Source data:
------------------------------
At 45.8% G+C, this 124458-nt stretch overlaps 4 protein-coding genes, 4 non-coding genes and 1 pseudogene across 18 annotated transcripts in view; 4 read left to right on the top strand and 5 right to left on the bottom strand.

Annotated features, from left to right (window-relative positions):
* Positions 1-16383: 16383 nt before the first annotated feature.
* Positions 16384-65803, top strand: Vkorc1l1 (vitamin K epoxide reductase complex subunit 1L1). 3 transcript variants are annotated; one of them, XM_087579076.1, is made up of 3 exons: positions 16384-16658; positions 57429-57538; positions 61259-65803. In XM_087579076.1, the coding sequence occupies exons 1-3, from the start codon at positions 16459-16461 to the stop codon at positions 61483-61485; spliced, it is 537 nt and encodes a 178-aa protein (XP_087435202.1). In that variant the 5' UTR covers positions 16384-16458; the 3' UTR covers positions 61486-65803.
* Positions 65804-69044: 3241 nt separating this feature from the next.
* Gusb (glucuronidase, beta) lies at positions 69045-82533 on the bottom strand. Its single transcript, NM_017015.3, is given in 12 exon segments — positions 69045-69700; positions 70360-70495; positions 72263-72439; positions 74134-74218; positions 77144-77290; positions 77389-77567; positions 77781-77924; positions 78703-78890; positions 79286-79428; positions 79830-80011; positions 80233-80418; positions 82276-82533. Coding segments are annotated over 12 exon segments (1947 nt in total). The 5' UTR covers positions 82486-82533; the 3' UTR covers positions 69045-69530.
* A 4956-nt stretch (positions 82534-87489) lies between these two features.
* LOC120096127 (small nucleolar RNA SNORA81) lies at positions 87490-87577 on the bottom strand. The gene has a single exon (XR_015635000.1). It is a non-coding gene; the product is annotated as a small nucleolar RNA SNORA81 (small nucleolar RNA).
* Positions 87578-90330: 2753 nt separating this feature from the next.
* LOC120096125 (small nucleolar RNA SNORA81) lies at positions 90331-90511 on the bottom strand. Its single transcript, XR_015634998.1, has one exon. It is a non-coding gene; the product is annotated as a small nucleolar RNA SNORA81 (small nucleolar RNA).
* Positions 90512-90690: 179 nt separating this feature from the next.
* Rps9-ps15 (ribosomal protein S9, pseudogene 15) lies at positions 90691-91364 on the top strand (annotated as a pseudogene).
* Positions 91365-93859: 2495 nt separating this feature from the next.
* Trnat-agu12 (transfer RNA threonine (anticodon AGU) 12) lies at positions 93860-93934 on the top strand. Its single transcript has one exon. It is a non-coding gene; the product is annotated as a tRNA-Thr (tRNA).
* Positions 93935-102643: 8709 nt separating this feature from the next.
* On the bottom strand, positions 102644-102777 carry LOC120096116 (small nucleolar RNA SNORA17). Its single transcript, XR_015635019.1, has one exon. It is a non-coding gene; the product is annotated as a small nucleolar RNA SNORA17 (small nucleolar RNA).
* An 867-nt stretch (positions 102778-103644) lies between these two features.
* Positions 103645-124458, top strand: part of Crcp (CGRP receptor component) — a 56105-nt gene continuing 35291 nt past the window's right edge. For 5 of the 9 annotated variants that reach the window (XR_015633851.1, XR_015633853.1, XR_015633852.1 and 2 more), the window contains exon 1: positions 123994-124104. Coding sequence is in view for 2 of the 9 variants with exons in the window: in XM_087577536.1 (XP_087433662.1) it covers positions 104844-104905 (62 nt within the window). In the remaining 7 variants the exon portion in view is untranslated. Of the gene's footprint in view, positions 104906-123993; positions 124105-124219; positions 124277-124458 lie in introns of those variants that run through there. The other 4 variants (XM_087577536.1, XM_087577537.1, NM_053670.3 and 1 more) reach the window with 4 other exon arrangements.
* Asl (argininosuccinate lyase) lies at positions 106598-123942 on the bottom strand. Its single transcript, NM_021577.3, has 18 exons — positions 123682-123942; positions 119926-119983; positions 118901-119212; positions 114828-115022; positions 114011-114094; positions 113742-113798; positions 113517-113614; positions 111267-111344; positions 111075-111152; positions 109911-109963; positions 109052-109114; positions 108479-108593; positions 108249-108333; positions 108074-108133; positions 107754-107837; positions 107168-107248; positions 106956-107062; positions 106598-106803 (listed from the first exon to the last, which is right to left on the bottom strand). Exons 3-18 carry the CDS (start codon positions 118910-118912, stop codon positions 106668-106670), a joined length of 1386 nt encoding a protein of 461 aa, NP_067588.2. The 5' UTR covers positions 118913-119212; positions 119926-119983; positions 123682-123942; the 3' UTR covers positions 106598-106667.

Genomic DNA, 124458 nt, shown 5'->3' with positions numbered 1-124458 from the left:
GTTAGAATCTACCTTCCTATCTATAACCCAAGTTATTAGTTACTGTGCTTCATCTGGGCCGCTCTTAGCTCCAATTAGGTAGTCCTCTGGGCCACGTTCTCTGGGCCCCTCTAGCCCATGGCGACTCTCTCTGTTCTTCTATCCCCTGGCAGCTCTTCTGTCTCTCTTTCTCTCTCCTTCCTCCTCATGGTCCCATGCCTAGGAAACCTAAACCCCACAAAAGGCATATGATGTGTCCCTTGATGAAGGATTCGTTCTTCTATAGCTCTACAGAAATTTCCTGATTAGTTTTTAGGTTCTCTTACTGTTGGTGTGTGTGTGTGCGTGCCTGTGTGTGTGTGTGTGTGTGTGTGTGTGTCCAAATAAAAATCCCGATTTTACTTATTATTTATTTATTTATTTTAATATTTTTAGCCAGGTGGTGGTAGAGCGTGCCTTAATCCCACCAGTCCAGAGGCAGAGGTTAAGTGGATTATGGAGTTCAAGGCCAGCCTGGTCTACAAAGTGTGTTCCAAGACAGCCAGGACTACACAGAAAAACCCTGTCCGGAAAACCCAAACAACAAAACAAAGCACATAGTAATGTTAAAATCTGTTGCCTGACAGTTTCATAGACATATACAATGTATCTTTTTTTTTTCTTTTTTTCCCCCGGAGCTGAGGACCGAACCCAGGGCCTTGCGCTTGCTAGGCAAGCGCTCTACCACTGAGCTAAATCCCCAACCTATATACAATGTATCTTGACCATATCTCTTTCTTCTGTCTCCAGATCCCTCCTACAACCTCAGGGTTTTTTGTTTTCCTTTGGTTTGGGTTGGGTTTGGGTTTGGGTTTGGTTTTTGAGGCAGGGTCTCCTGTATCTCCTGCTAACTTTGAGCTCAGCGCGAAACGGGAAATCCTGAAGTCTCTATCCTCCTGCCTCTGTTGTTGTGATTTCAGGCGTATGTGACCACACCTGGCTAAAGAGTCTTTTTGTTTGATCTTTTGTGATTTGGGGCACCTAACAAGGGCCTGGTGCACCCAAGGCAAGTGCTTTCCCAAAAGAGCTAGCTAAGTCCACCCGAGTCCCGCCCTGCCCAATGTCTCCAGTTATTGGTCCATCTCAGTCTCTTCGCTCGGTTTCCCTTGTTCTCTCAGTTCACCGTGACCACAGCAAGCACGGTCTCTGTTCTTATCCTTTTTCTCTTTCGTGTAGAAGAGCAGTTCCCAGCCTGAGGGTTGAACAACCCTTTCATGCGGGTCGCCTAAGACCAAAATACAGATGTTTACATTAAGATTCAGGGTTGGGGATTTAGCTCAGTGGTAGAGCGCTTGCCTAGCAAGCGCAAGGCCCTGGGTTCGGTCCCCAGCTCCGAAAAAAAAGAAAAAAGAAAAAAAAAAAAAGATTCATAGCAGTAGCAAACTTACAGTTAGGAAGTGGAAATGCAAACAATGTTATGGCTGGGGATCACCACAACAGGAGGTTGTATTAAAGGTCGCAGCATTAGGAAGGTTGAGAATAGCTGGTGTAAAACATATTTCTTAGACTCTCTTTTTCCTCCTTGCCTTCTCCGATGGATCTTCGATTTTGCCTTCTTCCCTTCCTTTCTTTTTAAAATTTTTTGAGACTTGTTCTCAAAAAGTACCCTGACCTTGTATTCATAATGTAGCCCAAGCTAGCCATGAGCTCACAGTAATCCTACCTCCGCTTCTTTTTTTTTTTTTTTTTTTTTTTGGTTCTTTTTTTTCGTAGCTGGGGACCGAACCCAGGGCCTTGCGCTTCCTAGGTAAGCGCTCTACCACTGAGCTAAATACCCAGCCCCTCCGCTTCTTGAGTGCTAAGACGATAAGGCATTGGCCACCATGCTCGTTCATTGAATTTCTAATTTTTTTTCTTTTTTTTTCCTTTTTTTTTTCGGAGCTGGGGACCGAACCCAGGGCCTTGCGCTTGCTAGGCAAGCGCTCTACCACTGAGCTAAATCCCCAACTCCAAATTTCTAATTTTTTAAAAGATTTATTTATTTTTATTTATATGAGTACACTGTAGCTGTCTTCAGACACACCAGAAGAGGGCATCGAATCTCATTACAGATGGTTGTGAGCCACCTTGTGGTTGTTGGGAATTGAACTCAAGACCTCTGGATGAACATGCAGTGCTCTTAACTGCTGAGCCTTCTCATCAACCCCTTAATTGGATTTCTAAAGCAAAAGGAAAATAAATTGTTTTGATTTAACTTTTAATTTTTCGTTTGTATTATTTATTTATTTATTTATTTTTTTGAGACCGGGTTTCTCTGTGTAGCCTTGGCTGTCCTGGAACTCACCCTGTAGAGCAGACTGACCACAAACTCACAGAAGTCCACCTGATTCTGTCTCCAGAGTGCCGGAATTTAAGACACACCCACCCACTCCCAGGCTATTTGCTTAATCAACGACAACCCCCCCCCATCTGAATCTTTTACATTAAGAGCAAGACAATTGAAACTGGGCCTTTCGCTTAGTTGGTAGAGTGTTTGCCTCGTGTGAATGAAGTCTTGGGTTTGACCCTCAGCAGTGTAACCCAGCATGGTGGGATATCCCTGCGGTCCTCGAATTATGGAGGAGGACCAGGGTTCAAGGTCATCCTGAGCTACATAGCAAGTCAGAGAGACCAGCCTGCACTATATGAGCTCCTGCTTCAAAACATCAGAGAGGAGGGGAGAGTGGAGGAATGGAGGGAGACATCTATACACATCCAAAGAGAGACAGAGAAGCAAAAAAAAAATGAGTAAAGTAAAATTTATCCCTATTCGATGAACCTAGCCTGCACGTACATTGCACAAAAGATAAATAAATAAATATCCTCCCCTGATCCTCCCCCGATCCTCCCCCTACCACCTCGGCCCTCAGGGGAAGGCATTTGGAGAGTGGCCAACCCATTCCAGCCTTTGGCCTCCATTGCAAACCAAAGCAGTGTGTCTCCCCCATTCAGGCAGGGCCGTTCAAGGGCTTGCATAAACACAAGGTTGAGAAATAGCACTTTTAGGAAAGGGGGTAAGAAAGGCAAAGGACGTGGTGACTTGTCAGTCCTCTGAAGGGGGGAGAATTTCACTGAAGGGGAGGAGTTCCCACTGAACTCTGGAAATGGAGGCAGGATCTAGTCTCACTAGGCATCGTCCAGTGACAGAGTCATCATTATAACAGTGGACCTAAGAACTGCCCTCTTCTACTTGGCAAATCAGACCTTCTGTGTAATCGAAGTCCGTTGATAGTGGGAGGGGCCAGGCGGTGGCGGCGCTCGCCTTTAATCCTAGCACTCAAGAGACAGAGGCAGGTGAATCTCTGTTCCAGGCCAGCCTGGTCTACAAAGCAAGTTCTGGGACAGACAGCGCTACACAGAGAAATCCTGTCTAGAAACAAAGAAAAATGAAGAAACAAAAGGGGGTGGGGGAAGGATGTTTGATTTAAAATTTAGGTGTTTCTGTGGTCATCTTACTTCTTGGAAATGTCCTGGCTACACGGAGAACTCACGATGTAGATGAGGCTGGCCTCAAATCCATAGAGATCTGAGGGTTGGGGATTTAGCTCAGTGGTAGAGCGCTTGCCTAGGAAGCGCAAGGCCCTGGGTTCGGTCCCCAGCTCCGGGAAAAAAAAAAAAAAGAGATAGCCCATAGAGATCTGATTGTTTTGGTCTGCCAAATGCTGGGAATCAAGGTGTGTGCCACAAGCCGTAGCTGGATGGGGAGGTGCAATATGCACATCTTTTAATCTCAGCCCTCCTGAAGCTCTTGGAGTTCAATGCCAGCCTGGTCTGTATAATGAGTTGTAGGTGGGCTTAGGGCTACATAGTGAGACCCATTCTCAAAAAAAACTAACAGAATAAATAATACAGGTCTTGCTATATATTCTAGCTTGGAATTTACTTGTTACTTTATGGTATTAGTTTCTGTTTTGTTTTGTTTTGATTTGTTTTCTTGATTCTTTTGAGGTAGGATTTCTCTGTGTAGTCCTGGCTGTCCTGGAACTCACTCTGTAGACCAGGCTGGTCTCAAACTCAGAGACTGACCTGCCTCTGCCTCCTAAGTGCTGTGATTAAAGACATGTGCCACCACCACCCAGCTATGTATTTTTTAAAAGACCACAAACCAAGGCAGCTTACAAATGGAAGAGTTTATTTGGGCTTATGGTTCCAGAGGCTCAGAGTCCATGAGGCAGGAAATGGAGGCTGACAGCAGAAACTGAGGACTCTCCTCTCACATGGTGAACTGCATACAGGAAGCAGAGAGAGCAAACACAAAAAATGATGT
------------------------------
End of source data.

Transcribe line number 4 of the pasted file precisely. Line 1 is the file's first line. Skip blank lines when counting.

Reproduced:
* Positions 16384-65803, top strand: Vkorc1l1 (vitamin K epoxide reductase complex subunit 1L1). 3 transcript variants are annotated; one of them, XM_087579076.1, is made up of 3 exons: positions 16384-16658; positions 57429-57538; positions 61259-65803. In XM_087579076.1, the coding sequence occupies exons 1-3, from the start codon at positions 16459-16461 to the stop codon at positions 61483-61485; spliced, it is 537 nt and encodes a 178-aa protein (XP_087435202.1). In that variant the 5' UTR covers positions 16384-16458; the 3' UTR covers positions 61486-65803.